Bank has 'failed' over inflation

By Paul Lewis
Money Box presenter

Image source, Other
Image caption,
Investment manager Bill McQuaker believes the Bank's inflation forecasting has been poor

A top investment manager has told the BBC that the Bank of England has "failed" in its job of keeping inflation at its target 2%.

He believes 3%, 4% or even 5% will persist as we import inflation from Asia, where wages are rising.

Bill McQuaker of Henderson Global Investors said the Bank's record of forecasting inflation has been "poor".

A Bank of England spokesman said: "The Bank has never claimed to be able to forecast the future with certainty."

Balancing act

Bill McQuaker, who manages £5bn in Henderson's multi-manager and multi-asset funds, explained his thoughts to BBC Radio 4's Money Box programme.

"If you take [the Bank's] remit at face value that its sole purpose is to deliver inflation at 2% it is difficult to argue that it hasn't failed in the last couple of years," he said.

Image source, (C) British Broadcasting Corporation
Image caption,
Recent Bank of England inflation forecasts

Mr McQuaker accepts that with the economy facing recession the Bank has had to balance the danger of raising interest rates and pushing it into further difficulties.

"The challenges [the country] has faced have been very considerable and that has led them to accommodate some slippage in terms of delivered inflation," he said.

And he expects inflation to stay high for some time.

"I wouldn't be surprised if the inflation rates that we have seen for the last couple of years of 3%, 4% or even 5% persist for longer than the Bank of England and many in the markets think."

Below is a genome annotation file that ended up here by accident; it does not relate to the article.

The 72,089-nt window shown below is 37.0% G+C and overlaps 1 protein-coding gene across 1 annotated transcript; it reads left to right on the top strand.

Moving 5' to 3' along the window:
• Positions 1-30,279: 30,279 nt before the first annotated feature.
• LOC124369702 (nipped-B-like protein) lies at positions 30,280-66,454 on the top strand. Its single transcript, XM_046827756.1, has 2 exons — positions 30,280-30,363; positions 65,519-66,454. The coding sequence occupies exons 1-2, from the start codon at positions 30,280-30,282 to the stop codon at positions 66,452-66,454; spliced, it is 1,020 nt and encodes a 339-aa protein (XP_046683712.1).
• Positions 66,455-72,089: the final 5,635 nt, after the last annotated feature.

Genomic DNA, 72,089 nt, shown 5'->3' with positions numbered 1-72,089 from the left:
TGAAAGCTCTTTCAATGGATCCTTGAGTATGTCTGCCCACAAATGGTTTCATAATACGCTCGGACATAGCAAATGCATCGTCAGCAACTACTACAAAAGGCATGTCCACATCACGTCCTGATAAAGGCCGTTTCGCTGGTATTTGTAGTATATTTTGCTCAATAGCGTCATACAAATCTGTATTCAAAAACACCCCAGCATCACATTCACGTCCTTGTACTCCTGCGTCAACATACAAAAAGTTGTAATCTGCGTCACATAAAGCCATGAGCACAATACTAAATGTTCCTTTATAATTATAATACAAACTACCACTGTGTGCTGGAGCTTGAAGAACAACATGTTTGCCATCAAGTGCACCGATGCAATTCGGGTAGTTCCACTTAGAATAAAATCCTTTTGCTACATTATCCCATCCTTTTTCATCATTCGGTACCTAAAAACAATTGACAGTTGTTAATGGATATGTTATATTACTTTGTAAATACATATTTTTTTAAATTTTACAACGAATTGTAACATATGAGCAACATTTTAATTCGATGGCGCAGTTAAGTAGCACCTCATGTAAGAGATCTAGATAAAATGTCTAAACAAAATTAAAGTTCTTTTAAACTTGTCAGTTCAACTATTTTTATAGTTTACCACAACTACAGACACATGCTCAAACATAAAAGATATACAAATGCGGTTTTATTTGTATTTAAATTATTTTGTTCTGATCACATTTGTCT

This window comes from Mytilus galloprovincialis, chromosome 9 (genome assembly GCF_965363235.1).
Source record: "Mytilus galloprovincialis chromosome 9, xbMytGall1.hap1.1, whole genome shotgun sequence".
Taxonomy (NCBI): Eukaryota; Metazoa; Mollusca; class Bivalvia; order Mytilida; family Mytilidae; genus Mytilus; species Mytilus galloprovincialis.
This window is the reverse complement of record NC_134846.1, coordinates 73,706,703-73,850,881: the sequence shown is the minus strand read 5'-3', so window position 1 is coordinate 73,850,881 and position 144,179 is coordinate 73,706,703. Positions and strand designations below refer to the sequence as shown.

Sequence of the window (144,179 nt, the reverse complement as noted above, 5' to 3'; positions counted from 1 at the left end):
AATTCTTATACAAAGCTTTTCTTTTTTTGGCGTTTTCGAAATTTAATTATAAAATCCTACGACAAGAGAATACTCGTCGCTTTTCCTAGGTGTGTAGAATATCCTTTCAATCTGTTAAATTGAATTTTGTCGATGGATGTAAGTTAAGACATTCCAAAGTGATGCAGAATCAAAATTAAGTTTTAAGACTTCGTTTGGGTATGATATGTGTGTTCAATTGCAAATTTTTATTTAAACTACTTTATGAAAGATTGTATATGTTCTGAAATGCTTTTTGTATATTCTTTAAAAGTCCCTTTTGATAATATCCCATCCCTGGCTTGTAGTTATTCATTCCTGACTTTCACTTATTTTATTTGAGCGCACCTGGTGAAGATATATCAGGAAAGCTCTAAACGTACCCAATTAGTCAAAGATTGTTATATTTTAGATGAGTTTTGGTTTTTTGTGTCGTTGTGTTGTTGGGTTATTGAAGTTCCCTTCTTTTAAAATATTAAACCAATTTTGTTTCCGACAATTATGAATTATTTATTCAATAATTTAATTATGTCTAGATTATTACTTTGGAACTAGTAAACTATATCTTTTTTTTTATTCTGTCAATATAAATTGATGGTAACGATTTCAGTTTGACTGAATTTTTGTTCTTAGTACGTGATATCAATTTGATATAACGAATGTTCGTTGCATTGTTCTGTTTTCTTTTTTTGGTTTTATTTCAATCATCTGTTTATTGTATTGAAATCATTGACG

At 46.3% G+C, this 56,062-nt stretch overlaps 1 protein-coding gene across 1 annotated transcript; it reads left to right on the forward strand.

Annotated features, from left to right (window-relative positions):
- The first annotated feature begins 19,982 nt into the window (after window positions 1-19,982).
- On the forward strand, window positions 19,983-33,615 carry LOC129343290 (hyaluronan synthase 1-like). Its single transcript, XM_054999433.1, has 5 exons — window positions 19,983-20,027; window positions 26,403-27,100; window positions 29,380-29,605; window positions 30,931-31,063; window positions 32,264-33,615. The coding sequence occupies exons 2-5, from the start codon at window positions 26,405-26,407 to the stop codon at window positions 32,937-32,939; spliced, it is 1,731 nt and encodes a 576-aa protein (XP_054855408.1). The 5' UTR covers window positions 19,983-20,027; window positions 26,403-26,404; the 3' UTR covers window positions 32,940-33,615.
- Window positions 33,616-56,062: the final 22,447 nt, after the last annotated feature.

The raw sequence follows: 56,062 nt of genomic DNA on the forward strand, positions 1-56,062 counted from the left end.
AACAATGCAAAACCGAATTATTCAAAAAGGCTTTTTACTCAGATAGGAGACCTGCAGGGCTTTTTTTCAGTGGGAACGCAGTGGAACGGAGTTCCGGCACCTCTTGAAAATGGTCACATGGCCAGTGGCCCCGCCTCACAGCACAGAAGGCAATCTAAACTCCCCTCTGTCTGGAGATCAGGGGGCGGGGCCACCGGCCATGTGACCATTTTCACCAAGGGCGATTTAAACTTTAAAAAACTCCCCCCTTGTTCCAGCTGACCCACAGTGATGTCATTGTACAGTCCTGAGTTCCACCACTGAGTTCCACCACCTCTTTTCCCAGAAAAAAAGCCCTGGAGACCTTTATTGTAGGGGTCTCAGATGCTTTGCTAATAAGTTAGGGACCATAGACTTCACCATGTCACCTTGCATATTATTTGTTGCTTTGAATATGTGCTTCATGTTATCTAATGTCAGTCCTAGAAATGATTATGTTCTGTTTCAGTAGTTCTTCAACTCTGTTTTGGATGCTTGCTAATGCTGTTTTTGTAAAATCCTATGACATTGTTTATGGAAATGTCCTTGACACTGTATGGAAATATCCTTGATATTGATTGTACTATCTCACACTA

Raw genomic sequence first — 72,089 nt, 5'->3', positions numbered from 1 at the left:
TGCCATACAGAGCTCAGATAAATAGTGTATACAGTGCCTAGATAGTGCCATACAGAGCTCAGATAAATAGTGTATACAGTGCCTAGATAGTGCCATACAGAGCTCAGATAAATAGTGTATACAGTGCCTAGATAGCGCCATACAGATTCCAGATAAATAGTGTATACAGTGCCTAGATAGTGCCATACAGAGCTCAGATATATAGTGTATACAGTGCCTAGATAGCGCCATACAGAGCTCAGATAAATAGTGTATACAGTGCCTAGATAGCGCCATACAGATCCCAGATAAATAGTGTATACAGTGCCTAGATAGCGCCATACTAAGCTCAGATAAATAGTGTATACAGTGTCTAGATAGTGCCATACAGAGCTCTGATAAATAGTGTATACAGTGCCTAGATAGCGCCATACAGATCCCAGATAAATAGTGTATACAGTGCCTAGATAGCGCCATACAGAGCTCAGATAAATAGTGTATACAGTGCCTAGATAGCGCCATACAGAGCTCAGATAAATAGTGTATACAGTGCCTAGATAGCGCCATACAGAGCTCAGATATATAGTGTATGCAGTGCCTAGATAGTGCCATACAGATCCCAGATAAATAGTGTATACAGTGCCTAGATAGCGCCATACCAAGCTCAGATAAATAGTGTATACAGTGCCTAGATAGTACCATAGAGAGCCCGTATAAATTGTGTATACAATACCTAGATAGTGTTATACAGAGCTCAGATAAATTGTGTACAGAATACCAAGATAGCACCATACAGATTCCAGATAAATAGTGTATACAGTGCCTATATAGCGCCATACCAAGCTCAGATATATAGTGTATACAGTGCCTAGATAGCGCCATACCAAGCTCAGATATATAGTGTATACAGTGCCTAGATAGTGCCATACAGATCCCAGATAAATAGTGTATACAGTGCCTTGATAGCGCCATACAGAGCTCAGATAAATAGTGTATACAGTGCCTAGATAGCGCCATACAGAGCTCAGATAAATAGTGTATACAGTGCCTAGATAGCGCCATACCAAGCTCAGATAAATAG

Asian changes

That is partly because the Bank has not taken account of rising prices in other countries which affect food and goods we import.

"Asian wages are growing quite rapidly. We have imported deflation from Asia, cheaper clothing, electronics and the like, and that is coming to an end and now we are importing inflation," said Mr McQuaker.

He also criticises the Bank for consistently getting its forecasts of inflation wrong.

Analysis of the Bank's quarterly Inflation Reports back to the start of 2009 show the Bank regularly predicting inflation will fall within one or two quarters.

Instead inflation has continued to rise.

And in its report published in May 2010 the Bank forecast that inflation would have fallen to 1.4% within a year. In fact the inflation rate in May this year was 4.5%, more than three times the Bank's forecast of just a year ago.

"As an exercise in forecasting an important feature of the economy the Bank has done a poor job in the last couple of years," Mr McQuaker added.

And he does not think its current forecast is correct.


Published in May, it shows a brief rise in inflation to around 5% - followed by a sharp fall to hit its target 2% by the middle of 2013.

"The MPC's remit is clearly to achieve the 2% inflation target: it remains totally committed to that target and sets interest rates solely in order to achieve it," a spokesman for the Bank of England said.

"But the remit also explicitly allows the MPC some flexibility when the very sharp movements in interest rates, that would be required to keep inflation at 2% at all times, would cause unnecessary damage to the economy, employment, and people's living standards."

BBC Radio 4's Money Box is broadcast on Saturdays at 1200 BST, and repeated on Sundays at 2100 BST.

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